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Gilbert Hernandez and the Uses of Iconoclasm

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Abstract:

This paper examines the use of the stereotype in Gilbert Hernandez’s Palomar stories. Specifically, the paper considers the ways in which Hernandez’s deployment of the stereotype situates him between and across two traditions: alternative comics and Chicano/a cultural production. On the one hand, Hernandez’s invocation of racist stereotypes from the comic book cultures of Mexico aligns him with underground comic book artists like R. Crumb who wielded stereotypes as part of a project of flouting bourgeois conventions. On the other, as part of a group of Chicano artists who were extraordinarily sensitive to the representations of Chicanos that circulate in media of all sorts, Hernandez demonstrates some reservations about the deployment of stereotypes, resulting in a more complicated engagement with that form.

I argue that Hernandez uses the stereotype in two particular ways. First, he uses the stereotype as an iconoclastic tool for smashing the reified Chicano identities that he sees taking hold in the wake of the Chicano movement. In this way, Hernandez can be situated in a tradition of Chicano avant-garde visual and performance artists who similarly were frustrated with political imagery that exhausted itself. Second, Hernandez leverages the stereotype’s tendency toward fixity to allow characters spaces of composure in periods of traumatic emotional or physical displacement. In this way, he creates a space for the cultivation of new subjectivities and positionalities, maintaining a commitment to the ongoingness of Chicano identity and Chicano political projects.
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Name: American Studies Association Annual Meeting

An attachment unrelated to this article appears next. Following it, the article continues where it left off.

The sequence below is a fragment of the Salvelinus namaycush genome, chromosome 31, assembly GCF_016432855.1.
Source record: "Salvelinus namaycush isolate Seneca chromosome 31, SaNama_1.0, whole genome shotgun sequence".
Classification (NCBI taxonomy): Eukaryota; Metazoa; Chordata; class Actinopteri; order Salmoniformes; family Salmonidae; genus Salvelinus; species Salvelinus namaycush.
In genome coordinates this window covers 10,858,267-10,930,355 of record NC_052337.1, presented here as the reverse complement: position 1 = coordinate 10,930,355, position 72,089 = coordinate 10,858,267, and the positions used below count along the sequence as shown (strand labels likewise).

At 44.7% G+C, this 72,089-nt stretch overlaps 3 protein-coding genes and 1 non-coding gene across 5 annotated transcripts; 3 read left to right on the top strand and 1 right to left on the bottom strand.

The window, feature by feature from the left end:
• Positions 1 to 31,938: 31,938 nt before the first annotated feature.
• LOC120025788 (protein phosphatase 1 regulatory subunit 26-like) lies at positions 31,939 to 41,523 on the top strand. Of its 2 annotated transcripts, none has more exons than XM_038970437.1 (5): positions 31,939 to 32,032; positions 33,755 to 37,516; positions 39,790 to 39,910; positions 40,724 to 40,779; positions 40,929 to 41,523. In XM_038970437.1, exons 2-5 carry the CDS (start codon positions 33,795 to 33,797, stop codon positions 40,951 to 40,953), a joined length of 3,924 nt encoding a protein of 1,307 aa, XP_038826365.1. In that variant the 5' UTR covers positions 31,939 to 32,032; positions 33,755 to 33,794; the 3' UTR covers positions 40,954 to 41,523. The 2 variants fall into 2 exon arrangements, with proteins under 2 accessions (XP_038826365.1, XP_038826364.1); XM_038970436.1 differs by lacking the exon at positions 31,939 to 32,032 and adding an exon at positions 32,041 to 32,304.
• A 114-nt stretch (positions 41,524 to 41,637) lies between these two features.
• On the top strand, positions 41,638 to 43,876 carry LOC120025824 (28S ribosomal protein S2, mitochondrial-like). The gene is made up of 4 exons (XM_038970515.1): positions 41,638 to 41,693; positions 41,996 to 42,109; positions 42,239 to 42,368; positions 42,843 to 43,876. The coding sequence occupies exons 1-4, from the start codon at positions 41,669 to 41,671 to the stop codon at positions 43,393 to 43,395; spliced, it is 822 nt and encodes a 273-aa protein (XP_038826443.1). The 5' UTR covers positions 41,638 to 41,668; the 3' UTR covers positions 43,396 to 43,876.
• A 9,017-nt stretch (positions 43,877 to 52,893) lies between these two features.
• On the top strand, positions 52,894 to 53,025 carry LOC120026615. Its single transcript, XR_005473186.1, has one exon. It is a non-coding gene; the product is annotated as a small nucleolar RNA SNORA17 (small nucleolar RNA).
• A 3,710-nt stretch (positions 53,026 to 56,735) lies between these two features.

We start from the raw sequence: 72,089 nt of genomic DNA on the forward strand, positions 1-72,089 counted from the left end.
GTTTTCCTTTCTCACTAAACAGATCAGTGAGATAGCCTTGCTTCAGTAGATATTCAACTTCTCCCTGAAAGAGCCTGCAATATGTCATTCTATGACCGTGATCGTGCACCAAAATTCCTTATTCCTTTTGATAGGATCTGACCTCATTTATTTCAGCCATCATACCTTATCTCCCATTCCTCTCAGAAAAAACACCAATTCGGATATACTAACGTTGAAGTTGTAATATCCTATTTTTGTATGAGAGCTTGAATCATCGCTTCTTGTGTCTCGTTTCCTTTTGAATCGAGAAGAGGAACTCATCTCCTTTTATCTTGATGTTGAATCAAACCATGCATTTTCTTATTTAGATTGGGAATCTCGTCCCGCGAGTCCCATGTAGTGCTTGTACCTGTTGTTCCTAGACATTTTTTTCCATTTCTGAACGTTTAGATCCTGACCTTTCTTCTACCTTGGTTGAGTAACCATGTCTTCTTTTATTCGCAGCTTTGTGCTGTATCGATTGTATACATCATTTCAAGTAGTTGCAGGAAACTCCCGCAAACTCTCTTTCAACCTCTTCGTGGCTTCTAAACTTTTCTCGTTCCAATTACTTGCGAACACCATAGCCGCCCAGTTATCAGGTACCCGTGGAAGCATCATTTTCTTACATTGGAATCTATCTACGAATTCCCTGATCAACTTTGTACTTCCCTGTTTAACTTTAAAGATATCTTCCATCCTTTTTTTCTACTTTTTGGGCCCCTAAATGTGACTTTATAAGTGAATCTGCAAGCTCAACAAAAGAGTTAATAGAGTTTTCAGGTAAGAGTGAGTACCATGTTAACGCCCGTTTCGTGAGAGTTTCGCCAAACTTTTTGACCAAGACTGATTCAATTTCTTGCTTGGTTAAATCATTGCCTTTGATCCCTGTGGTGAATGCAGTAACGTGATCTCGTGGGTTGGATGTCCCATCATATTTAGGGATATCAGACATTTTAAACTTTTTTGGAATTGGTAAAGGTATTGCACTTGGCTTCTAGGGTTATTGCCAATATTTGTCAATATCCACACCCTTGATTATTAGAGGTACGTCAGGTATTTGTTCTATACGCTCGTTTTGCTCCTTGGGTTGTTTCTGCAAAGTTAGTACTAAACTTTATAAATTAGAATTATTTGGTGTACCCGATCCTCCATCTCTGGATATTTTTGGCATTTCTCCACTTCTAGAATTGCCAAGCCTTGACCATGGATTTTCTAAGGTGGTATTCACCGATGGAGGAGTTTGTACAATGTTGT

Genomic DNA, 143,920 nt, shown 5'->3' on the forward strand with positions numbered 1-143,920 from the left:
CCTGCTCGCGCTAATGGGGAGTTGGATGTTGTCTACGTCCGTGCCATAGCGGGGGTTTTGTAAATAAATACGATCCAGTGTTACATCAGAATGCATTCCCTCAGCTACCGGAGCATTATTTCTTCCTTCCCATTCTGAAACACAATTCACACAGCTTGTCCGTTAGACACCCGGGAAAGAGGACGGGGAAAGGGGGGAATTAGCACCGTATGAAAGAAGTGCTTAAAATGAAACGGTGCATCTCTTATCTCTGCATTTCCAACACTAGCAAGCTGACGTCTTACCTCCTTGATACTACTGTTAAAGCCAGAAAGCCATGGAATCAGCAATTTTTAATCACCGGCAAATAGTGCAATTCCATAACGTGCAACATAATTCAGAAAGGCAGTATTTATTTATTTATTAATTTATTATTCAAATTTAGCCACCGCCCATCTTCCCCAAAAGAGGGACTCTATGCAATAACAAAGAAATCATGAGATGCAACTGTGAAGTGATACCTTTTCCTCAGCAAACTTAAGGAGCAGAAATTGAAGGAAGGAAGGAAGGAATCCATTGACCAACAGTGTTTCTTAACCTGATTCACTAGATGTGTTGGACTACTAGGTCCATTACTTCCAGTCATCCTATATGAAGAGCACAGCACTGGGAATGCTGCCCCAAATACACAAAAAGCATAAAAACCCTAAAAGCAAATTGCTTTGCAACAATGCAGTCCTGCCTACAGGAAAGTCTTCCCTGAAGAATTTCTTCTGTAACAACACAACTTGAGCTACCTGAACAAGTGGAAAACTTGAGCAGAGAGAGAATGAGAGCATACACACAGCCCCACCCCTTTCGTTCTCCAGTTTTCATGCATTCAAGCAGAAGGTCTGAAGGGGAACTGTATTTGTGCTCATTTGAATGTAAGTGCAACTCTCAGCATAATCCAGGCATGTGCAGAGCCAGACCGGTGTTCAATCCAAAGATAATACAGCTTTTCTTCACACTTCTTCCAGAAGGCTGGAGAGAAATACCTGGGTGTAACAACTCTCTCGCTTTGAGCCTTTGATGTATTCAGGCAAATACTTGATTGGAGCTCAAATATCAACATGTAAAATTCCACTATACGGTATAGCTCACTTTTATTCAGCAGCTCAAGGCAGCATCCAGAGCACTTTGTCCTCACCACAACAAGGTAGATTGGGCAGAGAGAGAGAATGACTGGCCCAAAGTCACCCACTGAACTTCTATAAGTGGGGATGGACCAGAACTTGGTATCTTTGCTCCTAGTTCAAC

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URL: http://citation.allacademic.com/meta/p509635_index.html
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MLA Citation:

Orchard, William. "Gilbert Hernandez and the Uses of Iconoclasm" Paper presented at the annual meeting of the American Studies Association Annual Meeting, Hilton Baltimore, Baltimore, MD, <Not Available>. 2014-11-25 <http://citation.allacademic.com/meta/p509635_index.html>

APA Citation:

Orchard, W. "Gilbert Hernandez and the Uses of Iconoclasm" Paper presented at the annual meeting of the American Studies Association Annual Meeting, Hilton Baltimore, Baltimore, MD <Not Available>. 2014-11-25 from http://citation.allacademic.com/meta/p509635_index.html

Publication Type: Internal Paper
Abstract: This paper examines the use of the stereotype in Gilbert Hernandez’s Palomar stories. Specifically, the paper considers the ways in which Hernandez’s deployment of the stereotype situates him between and across two traditions: alternative comics and Chicano/a cultural production. On the one hand, Hernandez’s invocation of racist stereotypes from the comic book cultures of Mexico aligns him with underground comic book artists like R. Crumb who wielded stereotypes as part of a project of flouting bourgeois conventions. On the other, as part of a group of Chicano artists who were extraordinarily sensitive to the representations of Chicanos that circulate in media of all sorts, Hernandez demonstrates some reservations about the deployment of stereotypes, resulting in a more complicated engagement with that form.

I argue that Hernandez uses the stereotype in two particular ways. First, he uses the stereotype as an iconoclastic tool for smashing the reified Chicano identities that he sees taking hold in the wake of the Chicano movement. In this way, Hernandez can be situated in a tradition of Chicano avant-garde visual and performance artists who similarly were frustrated with political imagery that exhausted itself. Second, Hernandez leverages the stereotype’s tendency toward fixity to allow characters spaces of composure in periods of traumatic emotional or physical displacement. In this way, he creates a space for the cultivation of new subjectivities and positionalities, maintaining a commitment to the ongoingness of Chicano identity and Chicano political projects.


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